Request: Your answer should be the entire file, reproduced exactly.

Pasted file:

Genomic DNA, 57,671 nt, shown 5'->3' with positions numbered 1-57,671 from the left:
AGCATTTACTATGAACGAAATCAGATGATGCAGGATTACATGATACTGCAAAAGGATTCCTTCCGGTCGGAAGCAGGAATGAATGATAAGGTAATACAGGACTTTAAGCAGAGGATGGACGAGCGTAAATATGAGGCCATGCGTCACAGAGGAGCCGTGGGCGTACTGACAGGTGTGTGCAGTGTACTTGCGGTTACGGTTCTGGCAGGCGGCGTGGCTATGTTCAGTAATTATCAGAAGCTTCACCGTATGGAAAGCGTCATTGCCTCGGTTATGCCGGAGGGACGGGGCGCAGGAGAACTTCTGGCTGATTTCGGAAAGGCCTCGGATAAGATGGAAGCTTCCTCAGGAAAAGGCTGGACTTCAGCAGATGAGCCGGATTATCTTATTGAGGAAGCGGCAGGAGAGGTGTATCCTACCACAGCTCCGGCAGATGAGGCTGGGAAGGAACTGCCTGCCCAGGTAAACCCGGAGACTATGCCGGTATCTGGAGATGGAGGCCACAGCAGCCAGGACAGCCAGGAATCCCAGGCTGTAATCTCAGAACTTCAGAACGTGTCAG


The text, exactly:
Genomic DNA, 57,671 nt, shown 5'->3' with positions numbered 1-57,671 from the left:
AGCATTTACTATGAACGAAATCAGATGATGCAGGATTACATGATACTGCAAAAGGATTCCTTCCGGTCGGAAGCAGGAATGAATGATAAGGTAATACAGGACTTTAAGCAGAGGATGGACGAGCGTAAATATGAGGCCATGCGTCACAGAGGAGCCGTGGGCGTACTGACAGGTGTGTGCAGTGTACTTGCGGTTACGGTTCTGGCAGGCGGCGTGGCTATGTTCAGTAATTATCAGAAGCTTCACCGTATGGAAAGCGTCATTGCCTCGGTTATGCCGGAGGGACGGGGCGCAGGAGAACTTCTGGCTGATTTCGGAAAGGCCTCGGATAAGATGGAAGCTTCCTCAGGAAAAGGCTGGACTTCAGCAGATGAGCCGGATTATCTTATTGAGGAAGCGGCAGGAGAGGTGTATCCTACCACAGCTCCGGCAGATGAGGCTGGGAAGGAACTGCCTGCCCAGGTAAACCCGGAGACTATGCCGGTATCTGGAGATGGAGGCCACAGCAGCCAGGACAGCCAGGAATCCCAGGCTGTAATCTCAGAACTTCAGAACGTGTCAG